Who are the people leading the movement for racial equity in government? We have interviewed practitioners across the country who are working to advance more racially equitable governance in their own communities. Some are working from the inside to change institutional practice. Others are organizing communities on the outside to apply political pressure and keep government accountable. What are their motivations and their challenges? What accomplishments are they proud of? This Racial Equity Leadership Profile series seeks to capture and share these stories from the frontlines of the movement for racial equity in government.
This installment features The City of Albuquerque’s Human Resources Director, Mary Scott
Q: What’s the most important equity issue that your jurisdiction is facing right now?
We’re looking to diversify our workforce. We ran a workforce diversity report last year, and identified by job title the ethnicity and gender of the folks in those positions. We identified and ran it by salary tier. We know that disproportionately, women and people of color are in the lower-level jobs.
However, according to our recent workforce diversity analysis, we’ve had some improvement regarding promotion and hiring people of color. We’ve had 16 people go through the supervisory and development program, which involves extensive pre-management training experience. It will let you qualify for positions with the city that you wouldn’t be able to get otherwise.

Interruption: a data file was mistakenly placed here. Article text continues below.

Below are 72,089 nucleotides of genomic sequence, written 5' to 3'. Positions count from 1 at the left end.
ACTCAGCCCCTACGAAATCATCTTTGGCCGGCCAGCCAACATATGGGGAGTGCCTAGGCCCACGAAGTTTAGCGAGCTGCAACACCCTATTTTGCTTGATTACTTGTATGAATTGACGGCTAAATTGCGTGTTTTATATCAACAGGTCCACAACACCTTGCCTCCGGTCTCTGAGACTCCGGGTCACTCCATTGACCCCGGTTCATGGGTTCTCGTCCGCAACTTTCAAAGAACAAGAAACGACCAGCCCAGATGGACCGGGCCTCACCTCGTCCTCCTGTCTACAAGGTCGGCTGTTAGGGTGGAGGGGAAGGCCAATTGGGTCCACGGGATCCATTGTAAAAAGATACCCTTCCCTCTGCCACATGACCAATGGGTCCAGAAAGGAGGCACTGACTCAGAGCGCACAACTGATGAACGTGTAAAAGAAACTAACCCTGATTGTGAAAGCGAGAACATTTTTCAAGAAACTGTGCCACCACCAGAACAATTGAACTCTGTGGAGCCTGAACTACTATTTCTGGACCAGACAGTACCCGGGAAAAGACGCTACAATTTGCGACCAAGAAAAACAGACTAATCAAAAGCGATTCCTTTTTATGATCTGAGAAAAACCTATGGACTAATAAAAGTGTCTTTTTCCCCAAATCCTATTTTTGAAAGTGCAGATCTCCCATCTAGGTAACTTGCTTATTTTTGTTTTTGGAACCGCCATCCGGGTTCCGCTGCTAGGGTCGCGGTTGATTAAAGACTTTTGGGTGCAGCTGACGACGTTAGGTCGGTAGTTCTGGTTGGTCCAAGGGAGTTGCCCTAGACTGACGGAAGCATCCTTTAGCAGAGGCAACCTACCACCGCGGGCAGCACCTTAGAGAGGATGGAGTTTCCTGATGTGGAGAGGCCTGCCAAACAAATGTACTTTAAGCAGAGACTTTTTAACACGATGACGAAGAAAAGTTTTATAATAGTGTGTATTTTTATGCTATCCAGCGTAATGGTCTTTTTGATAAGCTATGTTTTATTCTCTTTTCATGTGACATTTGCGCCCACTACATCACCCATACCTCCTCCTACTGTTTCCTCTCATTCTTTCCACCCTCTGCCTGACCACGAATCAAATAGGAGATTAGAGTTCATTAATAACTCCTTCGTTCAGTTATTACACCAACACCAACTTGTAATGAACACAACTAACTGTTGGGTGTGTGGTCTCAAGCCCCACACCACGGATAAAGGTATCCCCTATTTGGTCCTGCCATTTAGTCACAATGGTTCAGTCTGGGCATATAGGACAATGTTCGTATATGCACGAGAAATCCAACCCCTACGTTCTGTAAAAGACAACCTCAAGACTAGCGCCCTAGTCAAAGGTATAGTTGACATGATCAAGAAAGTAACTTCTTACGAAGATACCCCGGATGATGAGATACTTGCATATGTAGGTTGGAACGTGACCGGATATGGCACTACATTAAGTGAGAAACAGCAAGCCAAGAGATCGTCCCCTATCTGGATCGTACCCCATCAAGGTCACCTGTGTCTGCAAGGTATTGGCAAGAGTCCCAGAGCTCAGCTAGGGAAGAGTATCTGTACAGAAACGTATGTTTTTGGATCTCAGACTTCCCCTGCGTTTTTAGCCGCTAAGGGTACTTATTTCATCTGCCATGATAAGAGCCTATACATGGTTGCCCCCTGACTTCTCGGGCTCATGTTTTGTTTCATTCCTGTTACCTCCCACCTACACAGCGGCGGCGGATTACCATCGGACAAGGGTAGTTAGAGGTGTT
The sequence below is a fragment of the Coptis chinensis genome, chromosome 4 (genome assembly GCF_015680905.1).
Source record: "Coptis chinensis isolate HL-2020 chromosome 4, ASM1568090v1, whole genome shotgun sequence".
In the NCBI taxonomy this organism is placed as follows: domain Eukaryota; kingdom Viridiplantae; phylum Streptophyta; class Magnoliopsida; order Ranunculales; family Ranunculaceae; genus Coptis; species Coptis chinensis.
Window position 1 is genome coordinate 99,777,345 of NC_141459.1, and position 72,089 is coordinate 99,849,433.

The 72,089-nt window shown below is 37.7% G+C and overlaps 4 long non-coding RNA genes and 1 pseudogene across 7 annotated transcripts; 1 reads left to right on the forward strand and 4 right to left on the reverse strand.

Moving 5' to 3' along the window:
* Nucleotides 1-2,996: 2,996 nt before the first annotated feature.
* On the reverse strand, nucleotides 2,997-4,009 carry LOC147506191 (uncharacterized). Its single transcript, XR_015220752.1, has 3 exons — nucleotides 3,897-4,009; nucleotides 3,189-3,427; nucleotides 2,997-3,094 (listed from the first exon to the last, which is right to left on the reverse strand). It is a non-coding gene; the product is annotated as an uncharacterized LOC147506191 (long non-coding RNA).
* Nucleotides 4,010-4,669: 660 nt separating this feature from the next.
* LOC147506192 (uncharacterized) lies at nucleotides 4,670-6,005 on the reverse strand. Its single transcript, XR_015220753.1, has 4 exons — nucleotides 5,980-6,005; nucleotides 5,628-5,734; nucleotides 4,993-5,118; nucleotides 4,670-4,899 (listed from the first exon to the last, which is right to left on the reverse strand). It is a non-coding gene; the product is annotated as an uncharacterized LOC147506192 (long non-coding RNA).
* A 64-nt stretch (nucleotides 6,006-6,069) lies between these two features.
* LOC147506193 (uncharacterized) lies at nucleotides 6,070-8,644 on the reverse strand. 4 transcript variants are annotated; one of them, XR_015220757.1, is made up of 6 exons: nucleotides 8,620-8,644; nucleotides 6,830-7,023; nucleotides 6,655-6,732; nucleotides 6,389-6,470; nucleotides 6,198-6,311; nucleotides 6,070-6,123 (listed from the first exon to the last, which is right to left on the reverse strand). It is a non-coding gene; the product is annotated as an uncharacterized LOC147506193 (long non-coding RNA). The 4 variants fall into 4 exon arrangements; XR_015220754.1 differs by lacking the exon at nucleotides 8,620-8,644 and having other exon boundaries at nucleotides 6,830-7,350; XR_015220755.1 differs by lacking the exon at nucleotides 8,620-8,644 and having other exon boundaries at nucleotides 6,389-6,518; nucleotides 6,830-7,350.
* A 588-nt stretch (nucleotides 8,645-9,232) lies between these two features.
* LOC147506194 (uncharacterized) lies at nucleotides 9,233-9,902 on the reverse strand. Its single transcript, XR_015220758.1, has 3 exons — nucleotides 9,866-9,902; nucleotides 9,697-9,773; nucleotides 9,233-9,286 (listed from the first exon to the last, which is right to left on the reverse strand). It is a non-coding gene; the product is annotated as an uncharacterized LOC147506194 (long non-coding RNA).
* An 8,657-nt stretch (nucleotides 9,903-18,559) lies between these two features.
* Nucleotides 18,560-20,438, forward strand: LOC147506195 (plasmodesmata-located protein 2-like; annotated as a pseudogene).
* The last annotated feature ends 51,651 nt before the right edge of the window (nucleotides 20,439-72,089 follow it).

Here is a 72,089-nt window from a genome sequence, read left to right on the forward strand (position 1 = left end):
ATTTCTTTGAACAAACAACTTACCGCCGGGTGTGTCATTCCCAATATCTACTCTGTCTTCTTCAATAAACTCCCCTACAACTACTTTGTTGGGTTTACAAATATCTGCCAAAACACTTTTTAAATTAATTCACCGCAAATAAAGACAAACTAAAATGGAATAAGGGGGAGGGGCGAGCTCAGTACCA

Q: Are there are any policies that your department is implementing to try and address inequities?
We banned the box on employment applications. We are looking at all our job descriptions and we’ve added an assessment tool called Work Keys that people can fill out if they are lacking formal education. This is a tool that applicants can use as a way to identify that they’re qualified even without formal education.
Additionally, we have some programs designed to identify pools of untapped potential. For instance, we have a pre-management development program. It gives an individual 2 years of supervisory experience at the end of the program. It’s like being in college – they do things like toastmasters, they take a class at the community college.
Q: Did you experience much opposition to implementing ‘ban the box? ‘
I did get some pushback realized that some departmental managers were using it to screen people out of the hiring pool. The administration said “we need a legal opinion,” but then I cleared it with the legal department. There was a little pushback from the directors, “we need more information,” etcetera. Our state legislature, just this session that ended in February passed a state law to ban the box. So I said, “Look! We were ahead of the curve!”
Q: What are the biggest obstacles when it comes to attempting to implement innovative policies?
Fortunately for us we got a new mayor who is very young, progressive and supportive. There are not a whole lot of problems. We’re still kind of scattered and siloed. The Office of Equity and Inclusion is trying to take the lead. Each department has their own initiatives. To me it’s a problem because everything is scattered. Our weakness is communication. We have 6500 employees and they’re spread out over the city.
Q: How do you conceptualize ‘merit’ when it comes to making hiring decisions?
When we think of merit, we think of ‘qualifications’ – but there are other things go into it. I don’t think that’s the only thing you can look at. That’s the whole purpose of doing a job interview. What have their life experiences been? What do they aspire to be? I don’t necessarily agree with the idea that merit is only based on work experience or schooling.